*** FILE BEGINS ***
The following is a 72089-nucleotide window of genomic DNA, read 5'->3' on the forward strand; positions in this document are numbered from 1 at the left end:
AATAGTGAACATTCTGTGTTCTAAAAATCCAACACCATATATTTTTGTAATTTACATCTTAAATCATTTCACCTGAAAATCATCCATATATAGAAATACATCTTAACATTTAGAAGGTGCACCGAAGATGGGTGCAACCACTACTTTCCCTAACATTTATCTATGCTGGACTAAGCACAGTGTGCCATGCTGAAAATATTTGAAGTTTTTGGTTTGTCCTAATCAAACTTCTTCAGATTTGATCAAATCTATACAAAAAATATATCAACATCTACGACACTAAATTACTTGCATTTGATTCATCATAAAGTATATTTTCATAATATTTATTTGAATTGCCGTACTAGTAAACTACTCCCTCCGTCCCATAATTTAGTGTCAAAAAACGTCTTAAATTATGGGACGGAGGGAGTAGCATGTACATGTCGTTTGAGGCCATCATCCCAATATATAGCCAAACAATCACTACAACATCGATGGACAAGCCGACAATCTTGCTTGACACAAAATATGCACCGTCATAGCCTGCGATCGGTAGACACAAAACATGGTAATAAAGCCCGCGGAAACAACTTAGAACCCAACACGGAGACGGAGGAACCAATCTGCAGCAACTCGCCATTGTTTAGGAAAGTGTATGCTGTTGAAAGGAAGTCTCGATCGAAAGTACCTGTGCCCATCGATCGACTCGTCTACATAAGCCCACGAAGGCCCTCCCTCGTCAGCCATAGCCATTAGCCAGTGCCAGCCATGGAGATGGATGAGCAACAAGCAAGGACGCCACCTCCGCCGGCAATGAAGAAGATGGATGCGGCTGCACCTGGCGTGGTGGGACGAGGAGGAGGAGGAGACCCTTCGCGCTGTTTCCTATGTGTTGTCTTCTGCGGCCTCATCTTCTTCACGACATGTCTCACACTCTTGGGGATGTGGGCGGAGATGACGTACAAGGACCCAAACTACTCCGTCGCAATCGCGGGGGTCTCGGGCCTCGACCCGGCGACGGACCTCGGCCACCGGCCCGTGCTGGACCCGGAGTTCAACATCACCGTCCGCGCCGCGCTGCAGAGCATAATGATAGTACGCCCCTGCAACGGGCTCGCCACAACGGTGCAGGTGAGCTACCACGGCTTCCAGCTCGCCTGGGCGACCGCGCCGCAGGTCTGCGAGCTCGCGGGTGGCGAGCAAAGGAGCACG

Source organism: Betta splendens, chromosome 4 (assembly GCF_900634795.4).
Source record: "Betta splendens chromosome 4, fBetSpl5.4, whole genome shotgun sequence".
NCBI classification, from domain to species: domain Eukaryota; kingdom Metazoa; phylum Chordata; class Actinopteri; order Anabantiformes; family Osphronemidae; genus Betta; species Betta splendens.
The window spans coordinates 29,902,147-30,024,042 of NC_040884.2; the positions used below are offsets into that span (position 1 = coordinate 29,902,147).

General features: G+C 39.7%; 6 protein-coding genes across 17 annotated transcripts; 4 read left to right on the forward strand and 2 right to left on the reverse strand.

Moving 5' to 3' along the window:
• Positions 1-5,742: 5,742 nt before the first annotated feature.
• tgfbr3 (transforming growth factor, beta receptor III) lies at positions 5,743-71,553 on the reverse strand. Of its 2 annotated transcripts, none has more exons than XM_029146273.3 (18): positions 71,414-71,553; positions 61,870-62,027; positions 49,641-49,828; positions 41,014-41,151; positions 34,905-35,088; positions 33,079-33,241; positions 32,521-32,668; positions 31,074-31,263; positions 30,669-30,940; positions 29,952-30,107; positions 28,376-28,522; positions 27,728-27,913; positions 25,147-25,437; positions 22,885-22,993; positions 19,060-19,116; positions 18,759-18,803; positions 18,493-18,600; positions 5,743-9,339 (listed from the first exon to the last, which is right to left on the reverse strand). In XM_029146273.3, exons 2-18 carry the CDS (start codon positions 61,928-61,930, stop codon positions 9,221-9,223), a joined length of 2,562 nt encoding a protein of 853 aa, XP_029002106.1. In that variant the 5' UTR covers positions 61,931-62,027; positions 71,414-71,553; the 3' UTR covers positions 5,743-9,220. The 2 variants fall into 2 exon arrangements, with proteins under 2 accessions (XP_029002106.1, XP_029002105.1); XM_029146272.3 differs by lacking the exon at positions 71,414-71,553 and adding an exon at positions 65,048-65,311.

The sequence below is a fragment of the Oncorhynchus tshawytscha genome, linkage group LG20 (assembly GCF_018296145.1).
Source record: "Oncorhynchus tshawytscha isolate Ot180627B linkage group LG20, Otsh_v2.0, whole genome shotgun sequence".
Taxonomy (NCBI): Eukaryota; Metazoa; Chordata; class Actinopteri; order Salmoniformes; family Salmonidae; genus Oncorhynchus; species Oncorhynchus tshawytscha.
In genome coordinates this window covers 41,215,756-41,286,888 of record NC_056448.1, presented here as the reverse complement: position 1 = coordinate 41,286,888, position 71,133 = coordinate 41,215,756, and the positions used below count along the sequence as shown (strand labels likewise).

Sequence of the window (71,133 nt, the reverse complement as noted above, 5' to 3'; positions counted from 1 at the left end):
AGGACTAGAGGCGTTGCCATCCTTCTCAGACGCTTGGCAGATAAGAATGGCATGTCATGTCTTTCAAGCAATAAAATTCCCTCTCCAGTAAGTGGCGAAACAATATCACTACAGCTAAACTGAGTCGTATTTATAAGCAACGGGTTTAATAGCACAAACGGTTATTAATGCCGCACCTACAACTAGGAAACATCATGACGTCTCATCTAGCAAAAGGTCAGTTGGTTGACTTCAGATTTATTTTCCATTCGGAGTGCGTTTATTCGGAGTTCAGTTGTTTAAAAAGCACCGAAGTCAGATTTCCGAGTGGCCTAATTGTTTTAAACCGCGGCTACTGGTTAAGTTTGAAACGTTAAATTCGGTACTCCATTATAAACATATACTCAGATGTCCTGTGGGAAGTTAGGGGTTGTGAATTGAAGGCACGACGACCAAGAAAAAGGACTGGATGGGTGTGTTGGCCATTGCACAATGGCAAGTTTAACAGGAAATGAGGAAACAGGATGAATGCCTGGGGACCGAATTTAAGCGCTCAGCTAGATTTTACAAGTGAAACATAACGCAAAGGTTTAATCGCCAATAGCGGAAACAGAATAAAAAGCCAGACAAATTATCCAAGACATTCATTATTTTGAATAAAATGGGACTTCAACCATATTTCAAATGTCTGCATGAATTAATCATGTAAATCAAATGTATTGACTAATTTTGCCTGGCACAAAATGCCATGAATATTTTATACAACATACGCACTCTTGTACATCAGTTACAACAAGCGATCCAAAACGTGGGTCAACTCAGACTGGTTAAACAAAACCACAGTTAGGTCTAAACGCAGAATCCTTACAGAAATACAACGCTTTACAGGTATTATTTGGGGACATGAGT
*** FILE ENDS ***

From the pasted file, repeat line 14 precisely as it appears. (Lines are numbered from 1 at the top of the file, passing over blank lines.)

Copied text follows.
In genome coordinates this window covers 41,215,756-41,286,888 of record NC_056448.1, presented here as the reverse complement: position 1 = coordinate 41,286,888, position 71,133 = coordinate 41,215,756, and the positions used below count along the sequence as shown (strand labels likewise).